Latest on COVID-19 Pandemic
in 192 countries and regions
have been reported worldwide
have been reported in the U.S.
have been reported in the U.S.
Even as 187 million people have received a first shot of vaccine in the U.S. and states and countries work to re-open, COVI9-19 rolls on, infecting millions of people globally and killing hundreds of thousands. While the global infection rate has declined in some countries, an added threat has appeared in the form of variants of the virus. This highly contagious virus kills some and spares others, presenting symptoms that are unprecedented and unpredictable. More than a year into the pandemic, masking, handwashing and social distancing continue to be critical in combating the relentless advance of COVID-19. It is more important then ever to stay vigilant and get vaccinated in the race against the new variants.
The total number of those infected in the U.S. accounts for nearly one fourth of all cases reported worldwide and nearly one-fifth of all global deaths. India, Brazil, France and Russia follow the U.S. as the countries leading in infection rates with the European Union facing a possible third wave as vaccinations lag in EU countries. Texas became the first state to surpass one million cases; California and Florida soon followed. As states like Michigan become new hot spots, an uptick in infections involving the new variants has raised concerns among health professionals.
The re-opening of some schools and other efforts to resume normal activities present new challenges to local authorities. The U.S. has averaged nearly 67,000 new infections every day in the past week, declining after approaching 300,000 to establish a new daily record in January – according to the CDC COVID data tracker. Although the death toll has slowed, it still records nearly 1,000 deaths per day and has passed a grim mark of more than a half million lives lost to the pandemic.
With the first three successfully tested vaccines receiving emergency approval from the FDA in the U.S. and with more in development, the rollout of vaccines continues to accelerate. It is a complex and lengthy process but progress is evident as more people become eligible. There can be no doubt, however, that the wearing of masks, proper hand washing and social distancing remain critical weapons against infection. The science is clear. They work. Continuing the 3 steps of prevention and getting vaccinated at the earliest opportunity are both necessary to stop COVID-19. Please click on the arrow in the image below and see the video of one of our health workers in Colombia teaching a very young fellow proper hand-washing skills.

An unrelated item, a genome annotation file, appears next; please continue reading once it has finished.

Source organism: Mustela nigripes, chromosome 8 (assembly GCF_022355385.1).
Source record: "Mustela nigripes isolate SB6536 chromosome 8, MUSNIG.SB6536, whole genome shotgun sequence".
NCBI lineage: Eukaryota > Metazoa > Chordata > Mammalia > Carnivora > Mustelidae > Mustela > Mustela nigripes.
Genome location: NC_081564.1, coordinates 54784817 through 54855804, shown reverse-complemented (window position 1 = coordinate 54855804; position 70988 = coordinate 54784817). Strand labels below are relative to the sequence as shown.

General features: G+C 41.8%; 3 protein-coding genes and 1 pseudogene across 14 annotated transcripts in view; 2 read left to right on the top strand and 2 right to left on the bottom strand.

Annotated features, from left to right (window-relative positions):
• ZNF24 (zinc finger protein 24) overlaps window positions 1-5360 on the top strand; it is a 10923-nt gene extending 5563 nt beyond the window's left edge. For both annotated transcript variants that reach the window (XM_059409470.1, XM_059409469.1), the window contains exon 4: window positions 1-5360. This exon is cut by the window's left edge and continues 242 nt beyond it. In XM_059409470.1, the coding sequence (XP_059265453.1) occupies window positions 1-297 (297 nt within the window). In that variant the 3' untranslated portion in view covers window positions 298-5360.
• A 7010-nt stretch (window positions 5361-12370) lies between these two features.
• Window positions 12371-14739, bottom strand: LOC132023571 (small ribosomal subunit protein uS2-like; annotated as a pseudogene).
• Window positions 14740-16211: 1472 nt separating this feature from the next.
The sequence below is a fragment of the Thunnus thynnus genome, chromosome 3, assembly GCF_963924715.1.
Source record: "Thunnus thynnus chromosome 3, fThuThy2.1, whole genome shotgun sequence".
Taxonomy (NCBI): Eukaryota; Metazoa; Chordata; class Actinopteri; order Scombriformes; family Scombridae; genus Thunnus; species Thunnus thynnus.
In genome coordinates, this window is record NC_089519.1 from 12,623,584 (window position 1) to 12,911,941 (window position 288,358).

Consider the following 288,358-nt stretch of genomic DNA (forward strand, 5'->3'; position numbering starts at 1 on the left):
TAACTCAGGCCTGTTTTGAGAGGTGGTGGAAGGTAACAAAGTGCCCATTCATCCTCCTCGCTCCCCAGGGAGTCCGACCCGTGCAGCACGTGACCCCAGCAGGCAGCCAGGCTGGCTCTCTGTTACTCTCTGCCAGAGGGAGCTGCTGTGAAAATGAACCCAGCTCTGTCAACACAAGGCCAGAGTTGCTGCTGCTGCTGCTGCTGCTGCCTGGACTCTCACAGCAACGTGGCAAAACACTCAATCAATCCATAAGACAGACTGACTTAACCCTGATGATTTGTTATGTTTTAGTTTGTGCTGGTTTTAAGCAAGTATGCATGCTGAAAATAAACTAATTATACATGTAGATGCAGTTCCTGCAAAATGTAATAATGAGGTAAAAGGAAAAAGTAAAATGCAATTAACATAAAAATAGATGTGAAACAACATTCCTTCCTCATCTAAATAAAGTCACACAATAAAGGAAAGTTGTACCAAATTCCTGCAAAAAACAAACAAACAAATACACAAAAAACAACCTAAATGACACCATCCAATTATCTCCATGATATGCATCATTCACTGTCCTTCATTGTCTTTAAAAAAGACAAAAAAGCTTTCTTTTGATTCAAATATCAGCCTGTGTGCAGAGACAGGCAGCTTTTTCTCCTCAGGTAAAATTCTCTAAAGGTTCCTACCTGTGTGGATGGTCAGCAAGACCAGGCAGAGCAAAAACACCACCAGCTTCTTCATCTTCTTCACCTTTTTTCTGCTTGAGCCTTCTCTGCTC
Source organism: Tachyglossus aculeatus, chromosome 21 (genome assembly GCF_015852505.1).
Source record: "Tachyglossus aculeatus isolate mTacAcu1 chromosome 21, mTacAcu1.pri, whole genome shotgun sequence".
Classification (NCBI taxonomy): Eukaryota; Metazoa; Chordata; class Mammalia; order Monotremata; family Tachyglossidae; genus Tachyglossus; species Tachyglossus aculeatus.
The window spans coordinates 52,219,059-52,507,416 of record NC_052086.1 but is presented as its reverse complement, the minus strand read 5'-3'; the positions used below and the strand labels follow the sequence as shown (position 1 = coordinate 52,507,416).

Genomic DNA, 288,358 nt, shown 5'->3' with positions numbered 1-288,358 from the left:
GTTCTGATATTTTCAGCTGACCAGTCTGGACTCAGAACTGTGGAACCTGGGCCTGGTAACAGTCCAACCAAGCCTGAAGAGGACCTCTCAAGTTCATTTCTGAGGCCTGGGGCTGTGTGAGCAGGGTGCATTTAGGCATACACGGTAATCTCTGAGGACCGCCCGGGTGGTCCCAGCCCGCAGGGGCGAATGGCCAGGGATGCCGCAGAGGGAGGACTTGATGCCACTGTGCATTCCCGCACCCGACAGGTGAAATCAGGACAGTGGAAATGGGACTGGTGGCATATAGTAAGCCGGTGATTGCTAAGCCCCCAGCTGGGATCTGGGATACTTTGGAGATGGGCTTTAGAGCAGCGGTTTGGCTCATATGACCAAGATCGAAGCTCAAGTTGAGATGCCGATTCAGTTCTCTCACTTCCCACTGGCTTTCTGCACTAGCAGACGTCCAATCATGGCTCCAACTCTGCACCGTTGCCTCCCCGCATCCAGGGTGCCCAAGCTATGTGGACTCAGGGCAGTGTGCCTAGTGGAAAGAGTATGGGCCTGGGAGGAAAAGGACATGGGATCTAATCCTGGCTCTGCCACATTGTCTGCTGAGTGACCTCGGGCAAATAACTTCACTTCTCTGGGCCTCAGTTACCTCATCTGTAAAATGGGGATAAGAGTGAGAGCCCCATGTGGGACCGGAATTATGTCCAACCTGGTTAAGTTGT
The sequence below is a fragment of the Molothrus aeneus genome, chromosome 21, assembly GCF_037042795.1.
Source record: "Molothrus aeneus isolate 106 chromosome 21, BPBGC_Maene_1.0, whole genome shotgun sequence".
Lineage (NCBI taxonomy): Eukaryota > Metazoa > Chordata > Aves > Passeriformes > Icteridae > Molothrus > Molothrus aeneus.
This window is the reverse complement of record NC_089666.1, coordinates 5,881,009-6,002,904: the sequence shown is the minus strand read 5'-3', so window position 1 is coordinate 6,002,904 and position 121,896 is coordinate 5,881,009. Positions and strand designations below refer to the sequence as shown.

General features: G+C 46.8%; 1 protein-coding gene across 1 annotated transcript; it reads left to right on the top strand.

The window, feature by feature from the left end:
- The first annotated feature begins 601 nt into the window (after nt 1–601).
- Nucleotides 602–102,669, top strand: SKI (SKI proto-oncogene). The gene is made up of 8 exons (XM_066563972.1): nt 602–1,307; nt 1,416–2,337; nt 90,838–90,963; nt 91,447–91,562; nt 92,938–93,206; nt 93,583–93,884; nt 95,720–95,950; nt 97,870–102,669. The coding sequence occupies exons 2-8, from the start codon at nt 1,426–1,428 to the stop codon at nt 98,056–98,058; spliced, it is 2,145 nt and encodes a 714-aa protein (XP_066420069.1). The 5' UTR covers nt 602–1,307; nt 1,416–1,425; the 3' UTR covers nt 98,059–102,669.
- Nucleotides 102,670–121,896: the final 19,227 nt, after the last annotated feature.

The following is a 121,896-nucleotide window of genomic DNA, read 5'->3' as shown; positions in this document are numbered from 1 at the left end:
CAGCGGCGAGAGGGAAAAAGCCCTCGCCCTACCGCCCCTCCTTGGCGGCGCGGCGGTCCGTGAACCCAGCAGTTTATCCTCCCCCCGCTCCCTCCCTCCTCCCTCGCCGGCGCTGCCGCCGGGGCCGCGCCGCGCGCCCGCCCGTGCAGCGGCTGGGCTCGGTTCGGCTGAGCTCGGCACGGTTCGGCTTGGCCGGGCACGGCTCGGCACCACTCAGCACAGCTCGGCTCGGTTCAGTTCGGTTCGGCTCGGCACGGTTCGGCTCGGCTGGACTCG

To learn more about the vaccines, open the ” Trusted Resources” below and view COVID-19 Updates with Americares CEO Christine Squires, Senior Pharmacist Erin Briggs, Dr. Sadhana Rajamoorthi, Deputy Medical Director and other Americares health experts.
Read the COVID-19 2020 report on our global work during the Pandemic.
The pandemic has proven especially lethal in predominantly Black and other neighborhoods of color that face systemic inequality including lack of access to quality health care. According to the COVID Racial Data Tracker, COVID has had a particularly deadly impact on Black, Indigenous, Latinx and other people of color with Black people dying at twice the rate of white people. As it rages in poor communities, it also exhibits catastrophic growth in countries with large concentrations of urban poverty or with the most fragile health systems. In both rich and poor countries, the virus exposes and exploits every weak point in the health infrastructure. Where you live may determine whether you live or die. Health inequity retains its deadly potential in communities of color with poor health care access as vaccine distribution lags dangerously behind better-resourced neighbors. And that is why the COVAX pillar of access is critical as the only global effort to ensure that people in all corners of the world will get access to COVID-19 vaccines when they are available, regardless of their wealth. It remains a challenge, however, as many under-resourced countries still have not started vaccinations. The COVID-19 Pandemic has brought new attention to the health inequity crisis on a national and global scale.
Video of one of our health workers in Colombia teaching a very young fellow proper hand-washing skills